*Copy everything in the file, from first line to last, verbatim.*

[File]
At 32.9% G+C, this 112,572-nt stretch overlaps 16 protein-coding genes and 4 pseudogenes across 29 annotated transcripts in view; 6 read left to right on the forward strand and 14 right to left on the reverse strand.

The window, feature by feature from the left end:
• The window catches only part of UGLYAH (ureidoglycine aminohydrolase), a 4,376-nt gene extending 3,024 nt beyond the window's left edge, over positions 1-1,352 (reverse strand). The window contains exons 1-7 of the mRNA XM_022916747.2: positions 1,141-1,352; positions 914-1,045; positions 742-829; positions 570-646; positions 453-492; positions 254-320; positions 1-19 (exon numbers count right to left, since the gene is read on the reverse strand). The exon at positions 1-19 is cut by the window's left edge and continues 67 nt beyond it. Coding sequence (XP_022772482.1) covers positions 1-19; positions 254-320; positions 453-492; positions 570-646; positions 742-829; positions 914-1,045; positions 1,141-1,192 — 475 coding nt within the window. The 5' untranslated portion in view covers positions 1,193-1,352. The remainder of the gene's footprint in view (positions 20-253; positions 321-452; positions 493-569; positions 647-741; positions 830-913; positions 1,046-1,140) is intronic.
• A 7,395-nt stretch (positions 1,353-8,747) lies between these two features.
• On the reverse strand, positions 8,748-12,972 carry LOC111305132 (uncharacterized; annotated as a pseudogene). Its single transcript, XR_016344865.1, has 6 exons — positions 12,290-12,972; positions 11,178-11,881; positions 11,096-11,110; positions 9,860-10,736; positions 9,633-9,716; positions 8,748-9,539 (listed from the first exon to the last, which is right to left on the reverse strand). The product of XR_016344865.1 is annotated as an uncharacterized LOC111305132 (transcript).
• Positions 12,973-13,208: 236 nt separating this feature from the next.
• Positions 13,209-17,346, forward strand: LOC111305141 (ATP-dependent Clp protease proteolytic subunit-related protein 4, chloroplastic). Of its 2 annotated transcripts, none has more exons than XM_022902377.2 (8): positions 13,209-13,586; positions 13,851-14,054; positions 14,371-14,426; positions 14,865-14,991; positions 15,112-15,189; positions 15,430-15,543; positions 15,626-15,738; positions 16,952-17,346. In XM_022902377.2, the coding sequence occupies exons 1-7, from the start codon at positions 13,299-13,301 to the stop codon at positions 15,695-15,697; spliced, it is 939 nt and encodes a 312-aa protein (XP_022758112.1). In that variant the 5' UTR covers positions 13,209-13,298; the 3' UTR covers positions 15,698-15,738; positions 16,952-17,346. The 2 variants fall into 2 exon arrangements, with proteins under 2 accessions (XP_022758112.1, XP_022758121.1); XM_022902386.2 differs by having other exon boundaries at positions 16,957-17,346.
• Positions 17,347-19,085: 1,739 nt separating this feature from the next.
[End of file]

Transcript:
At 32.9% G+C, this 112,572-nt stretch overlaps 16 protein-coding genes and 4 pseudogenes across 29 annotated transcripts in view; 6 read left to right on the forward strand and 14 right to left on the reverse strand.

The window, feature by feature from the left end:
• The window catches only part of UGLYAH (ureidoglycine aminohydrolase), a 4,376-nt gene extending 3,024 nt beyond the window's left edge, over positions 1-1,352 (reverse strand). The window contains exons 1-7 of the mRNA XM_022916747.2: positions 1,141-1,352; positions 914-1,045; positions 742-829; positions 570-646; positions 453-492; positions 254-320; positions 1-19 (exon numbers count right to left, since the gene is read on the reverse strand). The exon at positions 1-19 is cut by the window's left edge and continues 67 nt beyond it. Coding sequence (XP_022772482.1) covers positions 1-19; positions 254-320; positions 453-492; positions 570-646; positions 742-829; positions 914-1,045; positions 1,141-1,192 — 475 coding nt within the window. The 5' untranslated portion in view covers positions 1,193-1,352. The remainder of the gene's footprint in view (positions 20-253; positions 321-452; positions 493-569; positions 647-741; positions 830-913; positions 1,046-1,140) is intronic.
• A 7,395-nt stretch (positions 1,353-8,747) lies between these two features.
• On the reverse strand, positions 8,748-12,972 carry LOC111305132 (uncharacterized; annotated as a pseudogene). Its single transcript, XR_016344865.1, has 6 exons — positions 12,290-12,972; positions 11,178-11,881; positions 11,096-11,110; positions 9,860-10,736; positions 9,633-9,716; positions 8,748-9,539 (listed from the first exon to the last, which is right to left on the reverse strand). The product of XR_016344865.1 is annotated as an uncharacterized LOC111305132 (transcript).
• Positions 12,973-13,208: 236 nt separating this feature from the next.
• Positions 13,209-17,346, forward strand: LOC111305141 (ATP-dependent Clp protease proteolytic subunit-related protein 4, chloroplastic). Of its 2 annotated transcripts, none has more exons than XM_022902377.2 (8): positions 13,209-13,586; positions 13,851-14,054; positions 14,371-14,426; positions 14,865-14,991; positions 15,112-15,189; positions 15,430-15,543; positions 15,626-15,738; positions 16,952-17,346. In XM_022902377.2, the coding sequence occupies exons 1-7, from the start codon at positions 13,299-13,301 to the stop codon at positions 15,695-15,697; spliced, it is 939 nt and encodes a 312-aa protein (XP_022758112.1). In that variant the 5' UTR covers positions 13,209-13,298; the 3' UTR covers positions 15,698-15,738; positions 16,952-17,346. The 2 variants fall into 2 exon arrangements, with proteins under 2 accessions (XP_022758112.1, XP_022758121.1); XM_022902386.2 differs by having other exon boundaries at positions 16,957-17,346.
• Positions 17,347-19,085: 1,739 nt separating this feature from the next.